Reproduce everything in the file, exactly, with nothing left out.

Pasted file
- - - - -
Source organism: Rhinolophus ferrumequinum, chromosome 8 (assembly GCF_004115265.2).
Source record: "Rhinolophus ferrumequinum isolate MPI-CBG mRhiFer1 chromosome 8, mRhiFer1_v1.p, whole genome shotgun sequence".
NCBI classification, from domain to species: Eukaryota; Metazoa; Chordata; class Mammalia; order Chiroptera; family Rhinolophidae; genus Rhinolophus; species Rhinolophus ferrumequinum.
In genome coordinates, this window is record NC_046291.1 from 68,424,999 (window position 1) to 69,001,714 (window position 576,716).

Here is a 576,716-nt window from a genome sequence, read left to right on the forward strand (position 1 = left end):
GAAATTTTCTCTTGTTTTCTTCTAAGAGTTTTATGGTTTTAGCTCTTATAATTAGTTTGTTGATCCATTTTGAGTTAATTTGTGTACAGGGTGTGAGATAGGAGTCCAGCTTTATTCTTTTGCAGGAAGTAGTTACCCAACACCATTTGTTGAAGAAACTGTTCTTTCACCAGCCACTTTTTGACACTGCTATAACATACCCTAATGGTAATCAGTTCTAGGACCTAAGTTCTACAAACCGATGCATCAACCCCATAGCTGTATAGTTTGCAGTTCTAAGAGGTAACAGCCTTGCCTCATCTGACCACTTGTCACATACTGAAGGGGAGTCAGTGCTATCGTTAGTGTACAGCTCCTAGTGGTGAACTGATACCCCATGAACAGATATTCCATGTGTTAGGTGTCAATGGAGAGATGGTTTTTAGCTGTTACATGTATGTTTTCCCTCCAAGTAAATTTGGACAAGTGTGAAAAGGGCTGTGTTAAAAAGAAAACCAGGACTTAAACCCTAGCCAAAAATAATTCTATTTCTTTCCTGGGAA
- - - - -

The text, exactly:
Source organism: Rhinolophus ferrumequinum, chromosome 8 (assembly GCF_004115265.2).
Source record: "Rhinolophus ferrumequinum isolate MPI-CBG mRhiFer1 chromosome 8, mRhiFer1_v1.p, whole genome shotgun sequence".
NCBI classification, from domain to species: Eukaryota; Metazoa; Chordata; class Mammalia; order Chiroptera; family Rhinolophidae; genus Rhinolophus; species Rhinolophus ferrumequinum.
In genome coordinates, this window is record NC_046291.1 from 68,424,999 (window position 1) to 69,001,714 (window position 576,716).

Here is a 576,716-nt window from a genome sequence, read left to right on the forward strand (position 1 = left end):
GAAATTTTCTCTTGTTTTCTTCTAAGAGTTTTATGGTTTTAGCTCTTATAATTAGTTTGTTGATCCATTTTGAGTTAATTTGTGTACAGGGTGTGAGATAGGAGTCCAGCTTTATTCTTTTGCAGGAAGTAGTTACCCAACACCATTTGTTGAAGAAACTGTTCTTTCACCAGCCACTTTTTGACACTGCTATAACATACCCTAATGGTAATCAGTTCTAGGACCTAAGTTCTACAAACCGATGCATCAACCCCATAGCTGTATAGTTTGCAGTTCTAAGAGGTAACAGCCTTGCCTCATCTGACCACTTGTCACATACTGAAGGGGAGTCAGTGCTATCGTTAGTGTACAGCTCCTAGTGGTGAACTGATACCCCATGAACAGATATTCCATGTGTTAGGTGTCAATGGAGAGATGGTTTTTAGCTGTTACATGTATGTTTTCCCTCCAAGTAAATTTGGACAAGTGTGAAAAGGGCTGTGTTAAAAAGAAAACCAGGACTTAAACCCTAGCCAAAAATAATTCTATTTCTTTCCTGGGAA